For a long time natural pearls have had a mysterious aura around their birth, told in a fairy tale-like and magic way, involving dewdrops, floating mussels and divine rays.

The reality is a lot more different and – unfortunately – it has nothing in common with this dreamy fairy tale: these precious and natural rarities are born from the casuality as a collateral reaction of a foreign body.

The penetration of any sort of corpuscles (like a fragment of sponge) produces an immediate – but diluted in time – reaction which forces the mussel to excrete that precious substance called mother of pearl which covers the foreign body, stopping the irritation and forming unconsciously at the same time a treasure.
This birth without the human help makes natural pearls really rare and appreciated thanks to their thicker and more luminous layer of nacre which praises itself with particulare perlescences and iridescences.

Once formed, the pearl awaits only human eyes to be found and finally become part of a marvelous jewel which will adorn the neck of a lucky woman that will enjoy the ancient and mysterious beauty radiated by these gems born form the soul of the nature.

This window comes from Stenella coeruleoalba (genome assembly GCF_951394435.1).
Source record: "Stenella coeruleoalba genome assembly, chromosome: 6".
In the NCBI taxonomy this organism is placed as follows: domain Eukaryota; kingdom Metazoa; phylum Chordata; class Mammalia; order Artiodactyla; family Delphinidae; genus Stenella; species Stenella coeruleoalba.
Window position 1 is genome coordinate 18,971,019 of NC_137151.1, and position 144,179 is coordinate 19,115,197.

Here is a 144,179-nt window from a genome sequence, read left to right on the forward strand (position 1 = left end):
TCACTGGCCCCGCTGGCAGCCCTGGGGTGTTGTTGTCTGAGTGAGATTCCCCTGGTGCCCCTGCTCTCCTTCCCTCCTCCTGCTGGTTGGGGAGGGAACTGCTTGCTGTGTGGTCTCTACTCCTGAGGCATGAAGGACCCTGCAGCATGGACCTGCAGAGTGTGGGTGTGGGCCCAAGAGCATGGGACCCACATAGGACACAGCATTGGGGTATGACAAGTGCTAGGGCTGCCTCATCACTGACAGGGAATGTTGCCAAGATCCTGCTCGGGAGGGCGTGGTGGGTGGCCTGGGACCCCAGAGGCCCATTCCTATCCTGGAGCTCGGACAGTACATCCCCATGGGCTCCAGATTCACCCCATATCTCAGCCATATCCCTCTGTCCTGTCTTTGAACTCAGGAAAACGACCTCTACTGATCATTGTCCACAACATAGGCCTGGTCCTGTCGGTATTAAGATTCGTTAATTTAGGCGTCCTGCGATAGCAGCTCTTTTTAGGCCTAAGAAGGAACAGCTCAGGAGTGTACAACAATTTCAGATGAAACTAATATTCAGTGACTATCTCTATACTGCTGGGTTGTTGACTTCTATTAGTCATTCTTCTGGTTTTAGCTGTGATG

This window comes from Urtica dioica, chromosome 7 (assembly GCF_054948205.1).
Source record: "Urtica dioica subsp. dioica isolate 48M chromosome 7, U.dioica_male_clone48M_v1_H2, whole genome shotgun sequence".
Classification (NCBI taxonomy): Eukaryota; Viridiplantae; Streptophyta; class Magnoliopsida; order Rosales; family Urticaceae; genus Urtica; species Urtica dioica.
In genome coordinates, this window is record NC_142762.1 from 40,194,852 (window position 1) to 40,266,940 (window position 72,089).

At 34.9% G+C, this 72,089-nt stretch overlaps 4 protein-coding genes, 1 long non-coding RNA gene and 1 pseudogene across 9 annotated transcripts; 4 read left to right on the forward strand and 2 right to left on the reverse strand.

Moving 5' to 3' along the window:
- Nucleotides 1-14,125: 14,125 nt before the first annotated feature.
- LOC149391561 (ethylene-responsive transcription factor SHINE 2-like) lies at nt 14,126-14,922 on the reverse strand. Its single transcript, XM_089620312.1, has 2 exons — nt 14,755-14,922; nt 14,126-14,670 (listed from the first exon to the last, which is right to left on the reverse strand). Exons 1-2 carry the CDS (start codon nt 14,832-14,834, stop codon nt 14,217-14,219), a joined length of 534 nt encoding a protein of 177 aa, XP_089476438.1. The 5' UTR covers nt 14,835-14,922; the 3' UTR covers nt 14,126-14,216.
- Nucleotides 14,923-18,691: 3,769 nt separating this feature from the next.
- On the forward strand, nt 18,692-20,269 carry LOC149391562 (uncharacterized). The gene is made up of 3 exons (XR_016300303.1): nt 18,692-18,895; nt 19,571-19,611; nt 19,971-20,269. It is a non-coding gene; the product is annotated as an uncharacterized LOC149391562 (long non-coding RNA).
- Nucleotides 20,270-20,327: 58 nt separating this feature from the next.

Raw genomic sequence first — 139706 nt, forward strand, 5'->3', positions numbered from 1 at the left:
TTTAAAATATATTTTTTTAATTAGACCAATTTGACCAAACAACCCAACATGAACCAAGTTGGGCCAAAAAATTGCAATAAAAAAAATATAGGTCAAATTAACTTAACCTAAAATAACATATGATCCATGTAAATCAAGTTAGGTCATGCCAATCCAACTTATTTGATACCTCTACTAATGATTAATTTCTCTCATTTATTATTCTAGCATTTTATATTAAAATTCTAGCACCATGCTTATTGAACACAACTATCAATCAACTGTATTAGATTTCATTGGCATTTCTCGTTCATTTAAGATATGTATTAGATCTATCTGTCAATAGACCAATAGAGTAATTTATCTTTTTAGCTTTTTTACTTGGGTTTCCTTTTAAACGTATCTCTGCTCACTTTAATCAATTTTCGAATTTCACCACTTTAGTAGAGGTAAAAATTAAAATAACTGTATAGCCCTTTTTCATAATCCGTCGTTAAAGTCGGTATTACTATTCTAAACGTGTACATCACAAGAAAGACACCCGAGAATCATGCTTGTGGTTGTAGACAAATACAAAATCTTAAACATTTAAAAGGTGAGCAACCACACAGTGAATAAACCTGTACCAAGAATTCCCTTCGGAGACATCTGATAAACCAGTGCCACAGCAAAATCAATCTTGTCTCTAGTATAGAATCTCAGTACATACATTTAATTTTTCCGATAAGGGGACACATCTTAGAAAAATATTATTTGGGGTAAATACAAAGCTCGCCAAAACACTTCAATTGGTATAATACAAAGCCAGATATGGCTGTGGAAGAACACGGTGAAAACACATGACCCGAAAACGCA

But, going deeper, what is it made up of? A what are its specific characteristics?

Here is a detailed table with all its scientific chacateristics that define the composition of the natural pearl:

Chemichal composition: aragonite and calcite (82-92%), conchiolina (4-14%), water (2-4%).
Chemical formula: CaCO3 + conchiolina.
Crystalline system: aragonite crystallizes in the rhombic system, and calcite in the trigonal one.
Crystalline forms: small crystals oriented with concentric structure (aragonite and calcite).
Color: white, pink, yellow, black but also blue, brown and green.
Density: about 2,66.
Refraction index: from 1,530 – 1,690.
Brightness: from pearly to metallic.
Transparency: matt.
Hardness: from 2,5 to 4,5.
UV rays fluorescence: pearls can be inert or reveal a blue, yellow, green or rosy fluorescence if exposed to 366 nm UV rays; the black varieties show instead a pink to reddish fluorescence if exposed to the same radiations.


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